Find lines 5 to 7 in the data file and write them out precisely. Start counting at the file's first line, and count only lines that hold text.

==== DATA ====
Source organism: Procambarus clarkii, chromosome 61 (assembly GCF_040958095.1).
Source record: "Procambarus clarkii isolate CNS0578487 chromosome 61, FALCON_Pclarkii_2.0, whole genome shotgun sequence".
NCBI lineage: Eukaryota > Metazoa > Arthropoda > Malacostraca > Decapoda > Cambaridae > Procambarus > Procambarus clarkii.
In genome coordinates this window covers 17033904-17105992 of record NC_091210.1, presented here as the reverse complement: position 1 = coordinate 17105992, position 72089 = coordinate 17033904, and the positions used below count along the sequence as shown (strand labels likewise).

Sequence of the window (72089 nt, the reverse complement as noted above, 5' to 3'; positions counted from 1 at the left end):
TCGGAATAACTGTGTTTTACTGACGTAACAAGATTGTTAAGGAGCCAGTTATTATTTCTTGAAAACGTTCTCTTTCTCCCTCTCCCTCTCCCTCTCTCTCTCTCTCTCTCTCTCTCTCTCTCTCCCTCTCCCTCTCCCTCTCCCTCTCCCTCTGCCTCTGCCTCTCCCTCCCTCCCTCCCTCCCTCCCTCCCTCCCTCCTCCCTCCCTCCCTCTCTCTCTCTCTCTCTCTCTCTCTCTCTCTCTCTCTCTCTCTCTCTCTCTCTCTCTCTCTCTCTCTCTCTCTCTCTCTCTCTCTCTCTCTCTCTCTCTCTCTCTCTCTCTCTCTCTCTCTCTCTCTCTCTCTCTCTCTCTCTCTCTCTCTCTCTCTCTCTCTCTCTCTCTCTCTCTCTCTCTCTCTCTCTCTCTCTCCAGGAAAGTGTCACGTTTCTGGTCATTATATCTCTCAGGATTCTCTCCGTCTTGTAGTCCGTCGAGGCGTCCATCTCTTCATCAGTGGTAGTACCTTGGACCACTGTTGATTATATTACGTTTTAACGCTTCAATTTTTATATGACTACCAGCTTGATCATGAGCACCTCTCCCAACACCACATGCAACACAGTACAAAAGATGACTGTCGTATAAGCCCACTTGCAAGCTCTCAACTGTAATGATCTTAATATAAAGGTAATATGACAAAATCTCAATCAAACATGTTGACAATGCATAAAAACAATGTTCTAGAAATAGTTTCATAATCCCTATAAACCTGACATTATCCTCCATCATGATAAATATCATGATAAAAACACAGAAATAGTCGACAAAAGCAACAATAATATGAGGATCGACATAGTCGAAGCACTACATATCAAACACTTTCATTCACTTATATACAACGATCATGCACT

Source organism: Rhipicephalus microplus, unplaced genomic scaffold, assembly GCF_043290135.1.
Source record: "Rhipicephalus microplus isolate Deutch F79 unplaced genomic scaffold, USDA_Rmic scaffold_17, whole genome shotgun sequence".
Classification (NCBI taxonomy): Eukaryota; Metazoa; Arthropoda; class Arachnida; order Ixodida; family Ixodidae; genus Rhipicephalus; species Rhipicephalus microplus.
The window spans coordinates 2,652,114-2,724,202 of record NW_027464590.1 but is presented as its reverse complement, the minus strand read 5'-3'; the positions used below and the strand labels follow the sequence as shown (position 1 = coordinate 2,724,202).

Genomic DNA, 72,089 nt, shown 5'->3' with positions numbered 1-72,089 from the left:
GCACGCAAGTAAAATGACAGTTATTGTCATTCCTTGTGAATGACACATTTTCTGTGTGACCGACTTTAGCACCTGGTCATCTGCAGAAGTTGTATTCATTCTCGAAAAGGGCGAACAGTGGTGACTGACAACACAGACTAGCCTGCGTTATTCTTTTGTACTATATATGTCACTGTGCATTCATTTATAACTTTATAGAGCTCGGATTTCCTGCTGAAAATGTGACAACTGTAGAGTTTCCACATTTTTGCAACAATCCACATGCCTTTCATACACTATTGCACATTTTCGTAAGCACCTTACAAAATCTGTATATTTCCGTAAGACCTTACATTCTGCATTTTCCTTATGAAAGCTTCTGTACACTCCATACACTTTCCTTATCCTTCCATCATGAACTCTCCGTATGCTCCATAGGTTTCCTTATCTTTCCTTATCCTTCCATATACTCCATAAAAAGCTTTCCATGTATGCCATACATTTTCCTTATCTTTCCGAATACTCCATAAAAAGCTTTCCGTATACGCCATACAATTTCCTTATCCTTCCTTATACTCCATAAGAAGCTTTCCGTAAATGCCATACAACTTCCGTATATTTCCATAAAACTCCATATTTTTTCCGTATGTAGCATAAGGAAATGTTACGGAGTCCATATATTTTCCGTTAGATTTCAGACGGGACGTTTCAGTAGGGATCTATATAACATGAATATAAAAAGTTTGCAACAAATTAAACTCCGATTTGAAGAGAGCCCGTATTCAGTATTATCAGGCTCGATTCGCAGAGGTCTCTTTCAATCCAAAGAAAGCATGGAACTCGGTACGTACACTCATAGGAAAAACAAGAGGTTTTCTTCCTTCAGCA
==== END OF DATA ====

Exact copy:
Sequence of the window (72089 nt, the reverse complement as noted above, 5' to 3'; positions counted from 1 at the left end):
TCGGAATAACTGTGTTTTACTGACGTAACAAGATTGTTAAGGAGCCAGTTATTATTTCTTGAAAACGTTCTCTTTCTCCCTCTCCCTCTCCCTCTCTCTCTCTCTCTCTCTCTCTCTCTCTCTCCCTCTCCCTCTCCCTCTCCCTCTCCCTCTGCCTCTGCCTCTCCCTCCCTCCCTCCCTCCCTCCCTCCCTCCCTCCTCCCTCCCTCCCTCTCTCTCTCTCTCTCTCTCTCTCTCTCTCTCTCTCTCTCTCTCTCTCTCTCTCTCTCTCTCTCTCTCTCTCTCTCTCTCTCTCTCTCTCTCTCTCTCTCTCTCTCTCTCTCTCTCTCTCTCTCTCTCTCTCTCTCTCTCTCTCTCTCTCTCTCTCTCTCTCTCTCTCTCTCTCTCTCTCTCTCTCTCTCTCTCTCTCCAGGAAAGTGTCACGTTTCTGGTCATTATATCTCTCAGGATTCTCTCCGTCTTGTAGTCCGTCGAGGCGTCCATCTCTTCATCAGTGGTAGTACCTTGGACCACTGTTGATTATATTACGTTTTAACGCTTCAATTTTTATATGACTACCAGCTTGATCATGAGCACCTCTCCCAACACCACATGCAACACAGTACAAAAGATGACTGTCGTATAAGCCCACTTGCAAGCTCTCAACTGTAATGATCTTAATATAAAGGTAATATGACAAAATCTCAATCAAACATGTTGACAATGCATAAAAACAATGTTCTAGAAATAGTTTCATAATCCCTATAAACCTGACATTATCCTCCATCATGATAAATATCATGATAAAAACACAGAAATAGTCGACAAAAGCAACAATAATATGAGGATCGACATAGTCGAAGCACTACATATCAAACACTTTCATTCACTTATATACAACGATCATGCACT

Source organism: Rhipicephalus microplus, unplaced genomic scaffold, assembly GCF_043290135.1.